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NATCA President John Carr Responds to FAA Nationwide Press Conferences - (7/19/2005)

“It is my understanding that the FAA is holding over twenty press conferences across the country to speak about air traffic control contract negotiations, which officially started today. This highly coordinated media assault is a disappointing indication of how much time and energy the FAA is prepared to expend in attacking air traffic controllers – time and energy that would be so much better spent actually engaging in a good faith negotiation on how best to ensure the safety and modernization of our aviation system.

“America’s 14,500 air traffic controllers aren’t interested in political fights and we don’t like conducting negotiations in the press. We’re dedicated to the safety of the traveling public and the efficiency of the aviation system and we believe that’s what these negotiations are all about.

“The fact is America’s skies are getting busier. It’s up to all of us to make sure our air traffic control systems keep up with the times. And while the FAA is busy blaming air traffic controllers for the challenges the system faces, the record tells a very different story. Instead of putting in place a serious strategy aimed at meeting the looming staffing crisis by hiring and training the necessary numbers of new controllers – as a recent GAO Report said they should – the FAA has stalled hiring.

“Instead of investing in modernization the FAA has shunned cooperation with air traffic controllers, shutting down important safety programs and making vital decisions without the input of the men and women who know the air traffic control system best.

“And now, instead of negotiating in good faith, the FAA is launching a coordinated media assault aimed at justifying an ill-advised plan that would lead to fewer controllers guiding more planes.”

“So, regarding contract negotiations, we have a clear agenda. First, modernization: it’s time to stop paying lip service and to start making the necessary investments in the latest generation technology to keep the system safe and efficient. Second, staffing: with more planes in the skies, we need to have enough controllers in the towers. We have 1,000 fewer controllers in the towers than we did seven years ago. And they’re working more traffic. That problem needs to be addressed, immediately. Finally, fairness: we are committed to a fair, good faith negotiation. We hope the FAA feels the same. The fact that their opening gambit is to run to the media is not encouraging. But we are prepared to put the rhetoric aside if the FAA shows that it is not going to try to unilaterally impose their contract on us.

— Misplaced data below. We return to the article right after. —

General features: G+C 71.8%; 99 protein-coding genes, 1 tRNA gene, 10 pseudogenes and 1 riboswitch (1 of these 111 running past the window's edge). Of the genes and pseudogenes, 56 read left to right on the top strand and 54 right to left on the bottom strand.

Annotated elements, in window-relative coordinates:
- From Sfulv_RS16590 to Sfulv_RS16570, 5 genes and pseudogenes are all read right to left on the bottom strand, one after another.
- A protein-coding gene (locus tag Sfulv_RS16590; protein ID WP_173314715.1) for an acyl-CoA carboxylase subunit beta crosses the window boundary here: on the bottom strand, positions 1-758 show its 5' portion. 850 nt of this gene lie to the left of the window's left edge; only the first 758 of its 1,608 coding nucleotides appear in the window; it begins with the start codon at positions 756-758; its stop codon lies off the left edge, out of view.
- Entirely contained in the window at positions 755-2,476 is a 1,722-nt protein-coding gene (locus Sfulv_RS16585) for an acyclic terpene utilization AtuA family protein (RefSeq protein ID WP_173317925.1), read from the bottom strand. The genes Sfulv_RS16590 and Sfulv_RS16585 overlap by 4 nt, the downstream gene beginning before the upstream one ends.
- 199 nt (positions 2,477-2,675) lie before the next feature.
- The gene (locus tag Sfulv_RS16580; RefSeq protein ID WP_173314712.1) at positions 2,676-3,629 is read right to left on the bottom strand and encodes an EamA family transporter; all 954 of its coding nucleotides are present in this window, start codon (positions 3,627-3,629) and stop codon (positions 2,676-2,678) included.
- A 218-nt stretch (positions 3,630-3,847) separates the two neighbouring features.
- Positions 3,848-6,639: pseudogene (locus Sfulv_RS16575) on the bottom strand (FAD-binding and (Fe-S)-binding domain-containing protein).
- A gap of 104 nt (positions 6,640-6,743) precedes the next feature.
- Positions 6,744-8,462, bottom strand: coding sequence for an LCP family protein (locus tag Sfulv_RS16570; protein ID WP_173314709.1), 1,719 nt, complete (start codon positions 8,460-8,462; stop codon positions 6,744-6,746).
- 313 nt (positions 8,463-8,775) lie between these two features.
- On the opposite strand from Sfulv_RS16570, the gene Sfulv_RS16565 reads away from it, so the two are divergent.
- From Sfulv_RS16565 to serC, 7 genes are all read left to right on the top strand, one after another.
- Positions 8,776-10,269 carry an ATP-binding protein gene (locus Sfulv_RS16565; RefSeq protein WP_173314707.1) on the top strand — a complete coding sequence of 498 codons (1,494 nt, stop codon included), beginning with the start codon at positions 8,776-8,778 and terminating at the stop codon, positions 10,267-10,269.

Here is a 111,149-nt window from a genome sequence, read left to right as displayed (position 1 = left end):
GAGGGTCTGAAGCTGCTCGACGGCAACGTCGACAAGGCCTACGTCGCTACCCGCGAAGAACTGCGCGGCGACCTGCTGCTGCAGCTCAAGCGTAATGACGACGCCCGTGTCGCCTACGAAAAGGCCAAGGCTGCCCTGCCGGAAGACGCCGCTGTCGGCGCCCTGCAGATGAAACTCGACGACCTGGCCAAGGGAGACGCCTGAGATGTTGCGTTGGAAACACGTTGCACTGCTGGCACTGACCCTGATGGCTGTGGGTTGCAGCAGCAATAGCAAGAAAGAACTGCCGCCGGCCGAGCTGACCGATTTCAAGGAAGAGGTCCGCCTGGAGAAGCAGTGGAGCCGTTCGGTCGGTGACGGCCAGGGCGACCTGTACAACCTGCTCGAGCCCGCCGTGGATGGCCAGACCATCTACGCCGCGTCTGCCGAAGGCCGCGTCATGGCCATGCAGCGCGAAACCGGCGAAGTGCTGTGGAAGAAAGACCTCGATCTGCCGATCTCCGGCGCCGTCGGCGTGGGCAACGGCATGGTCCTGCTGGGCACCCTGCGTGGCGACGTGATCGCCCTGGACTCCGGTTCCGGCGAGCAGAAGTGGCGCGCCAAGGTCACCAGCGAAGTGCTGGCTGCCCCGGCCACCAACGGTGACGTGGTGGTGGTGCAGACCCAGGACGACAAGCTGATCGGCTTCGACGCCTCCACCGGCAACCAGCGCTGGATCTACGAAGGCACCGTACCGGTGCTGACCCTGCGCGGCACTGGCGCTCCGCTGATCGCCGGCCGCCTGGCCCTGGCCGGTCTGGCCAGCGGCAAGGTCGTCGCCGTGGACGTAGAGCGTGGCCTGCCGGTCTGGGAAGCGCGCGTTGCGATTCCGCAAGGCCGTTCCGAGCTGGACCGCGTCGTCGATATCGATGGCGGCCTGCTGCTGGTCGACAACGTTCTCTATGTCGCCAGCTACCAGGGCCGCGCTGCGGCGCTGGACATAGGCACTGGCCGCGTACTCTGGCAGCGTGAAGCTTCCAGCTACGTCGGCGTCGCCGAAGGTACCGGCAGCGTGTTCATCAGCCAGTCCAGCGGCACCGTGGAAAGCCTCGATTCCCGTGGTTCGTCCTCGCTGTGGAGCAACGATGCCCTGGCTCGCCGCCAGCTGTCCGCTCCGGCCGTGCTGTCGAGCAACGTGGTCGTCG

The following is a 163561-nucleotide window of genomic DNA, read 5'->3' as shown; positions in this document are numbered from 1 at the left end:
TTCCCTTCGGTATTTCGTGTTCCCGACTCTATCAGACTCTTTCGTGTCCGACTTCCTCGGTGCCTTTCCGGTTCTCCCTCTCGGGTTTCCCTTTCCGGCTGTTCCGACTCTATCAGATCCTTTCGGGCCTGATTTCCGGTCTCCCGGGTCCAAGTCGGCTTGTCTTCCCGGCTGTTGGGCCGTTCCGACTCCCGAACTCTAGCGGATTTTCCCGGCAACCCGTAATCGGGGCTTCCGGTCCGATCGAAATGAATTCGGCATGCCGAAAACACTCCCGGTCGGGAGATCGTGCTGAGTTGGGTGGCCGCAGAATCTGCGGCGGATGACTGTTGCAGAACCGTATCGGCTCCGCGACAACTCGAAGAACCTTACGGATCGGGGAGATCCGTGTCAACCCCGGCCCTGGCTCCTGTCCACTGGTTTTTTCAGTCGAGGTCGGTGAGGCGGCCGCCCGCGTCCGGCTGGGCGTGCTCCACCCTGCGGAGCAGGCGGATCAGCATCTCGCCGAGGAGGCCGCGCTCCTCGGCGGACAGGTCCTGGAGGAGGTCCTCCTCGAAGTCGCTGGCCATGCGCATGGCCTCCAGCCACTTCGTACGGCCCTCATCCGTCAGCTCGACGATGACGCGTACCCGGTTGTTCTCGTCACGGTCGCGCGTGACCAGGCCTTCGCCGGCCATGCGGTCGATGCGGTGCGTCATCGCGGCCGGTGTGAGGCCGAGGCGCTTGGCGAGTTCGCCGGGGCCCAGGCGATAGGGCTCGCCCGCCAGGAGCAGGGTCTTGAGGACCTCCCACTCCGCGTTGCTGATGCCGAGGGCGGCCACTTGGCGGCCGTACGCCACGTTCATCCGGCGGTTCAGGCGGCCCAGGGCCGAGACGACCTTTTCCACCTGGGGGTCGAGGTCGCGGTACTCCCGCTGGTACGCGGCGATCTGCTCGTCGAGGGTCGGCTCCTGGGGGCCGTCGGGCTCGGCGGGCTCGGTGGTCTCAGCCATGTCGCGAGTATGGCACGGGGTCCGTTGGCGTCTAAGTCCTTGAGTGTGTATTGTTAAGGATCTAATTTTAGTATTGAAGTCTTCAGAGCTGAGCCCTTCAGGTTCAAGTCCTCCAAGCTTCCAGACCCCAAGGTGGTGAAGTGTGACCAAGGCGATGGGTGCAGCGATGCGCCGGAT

“One final, very important point. The FAA is making very misleading statements about the amount air traffic controllers are paid, and it’s vital that the American people know the truth. The salary figures being bandied about by the FAA are simply inflated by using standard federal benefits, and we’d be happy to show you the official pay scale to prove that. We think controllers are fairly and accurately compensated for high stress, high tech work for employees that even Director of OPM Kay Cole James recognizes will have ‘careers shorter than those of regular employees.’ Some controllers make more because of increased overtime – that’s because the FAA has failed to hire and train controllers in order to meet the needs of our ever more crowded skies. To require workers to do overtime and then publicly complain about having to pay them demonstrates a disappointing lack of respect for the men and women who are on the frontlines of air safety.”

“The stakes are simply too high for the FAA to engage in the sort of public grandstanding we’re seeing today. Air traffic controllers are asking the FAA to stop the political fighting and work with us, honestly and in good faith, to ensure the goal we can all agree on: the continued safety of the flying public.”


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